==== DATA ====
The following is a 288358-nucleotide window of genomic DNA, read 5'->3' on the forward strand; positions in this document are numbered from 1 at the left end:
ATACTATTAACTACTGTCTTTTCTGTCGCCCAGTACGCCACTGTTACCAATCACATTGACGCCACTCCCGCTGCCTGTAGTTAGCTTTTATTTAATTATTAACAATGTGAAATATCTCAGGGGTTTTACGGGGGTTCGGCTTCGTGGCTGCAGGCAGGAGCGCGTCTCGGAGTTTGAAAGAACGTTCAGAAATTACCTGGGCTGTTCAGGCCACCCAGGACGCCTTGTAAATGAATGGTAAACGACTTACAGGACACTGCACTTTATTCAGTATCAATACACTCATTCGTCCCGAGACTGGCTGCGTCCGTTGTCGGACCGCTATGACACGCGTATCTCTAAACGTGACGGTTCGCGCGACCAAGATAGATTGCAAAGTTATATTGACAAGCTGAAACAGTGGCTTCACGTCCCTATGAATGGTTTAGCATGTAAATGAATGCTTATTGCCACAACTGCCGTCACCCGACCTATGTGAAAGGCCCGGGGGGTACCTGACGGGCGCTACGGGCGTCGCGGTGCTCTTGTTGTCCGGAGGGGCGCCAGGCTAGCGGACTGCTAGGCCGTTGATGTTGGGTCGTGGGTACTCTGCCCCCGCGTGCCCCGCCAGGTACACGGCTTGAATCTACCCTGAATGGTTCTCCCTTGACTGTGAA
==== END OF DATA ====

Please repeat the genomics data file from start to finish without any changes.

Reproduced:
The following is a 288358-nucleotide window of genomic DNA, read 5'->3' on the forward strand; positions in this document are numbered from 1 at the left end:
ATACTATTAACTACTGTCTTTTCTGTCGCCCAGTACGCCACTGTTACCAATCACATTGACGCCACTCCCGCTGCCTGTAGTTAGCTTTTATTTAATTATTAACAATGTGAAATATCTCAGGGGTTTTACGGGGGTTCGGCTTCGTGGCTGCAGGCAGGAGCGCGTCTCGGAGTTTGAAAGAACGTTCAGAAATTACCTGGGCTGTTCAGGCCACCCAGGACGCCTTGTAAATGAATGGTAAACGACTTACAGGACACTGCACTTTATTCAGTATCAATACACTCATTCGTCCCGAGACTGGCTGCGTCCGTTGTCGGACCGCTATGACACGCGTATCTCTAAACGTGACGGTTCGCGCGACCAAGATAGATTGCAAAGTTATATTGACAAGCTGAAACAGTGGCTTCACGTCCCTATGAATGGTTTAGCATGTAAATGAATGCTTATTGCCACAACTGCCGTCACCCGACCTATGTGAAAGGCCCGGGGGGTACCTGACGGGCGCTACGGGCGTCGCGGTGCTCTTGTTGTCCGGAGGGGCGCCAGGCTAGCGGACTGCTAGGCCGTTGATGTTGGGTCGTGGGTACTCTGCCCCCGCGTGCCCCGCCAGGTACACGGCTTGAATCTACCCTGAATGGTTCTCCCTTGACTGTGAA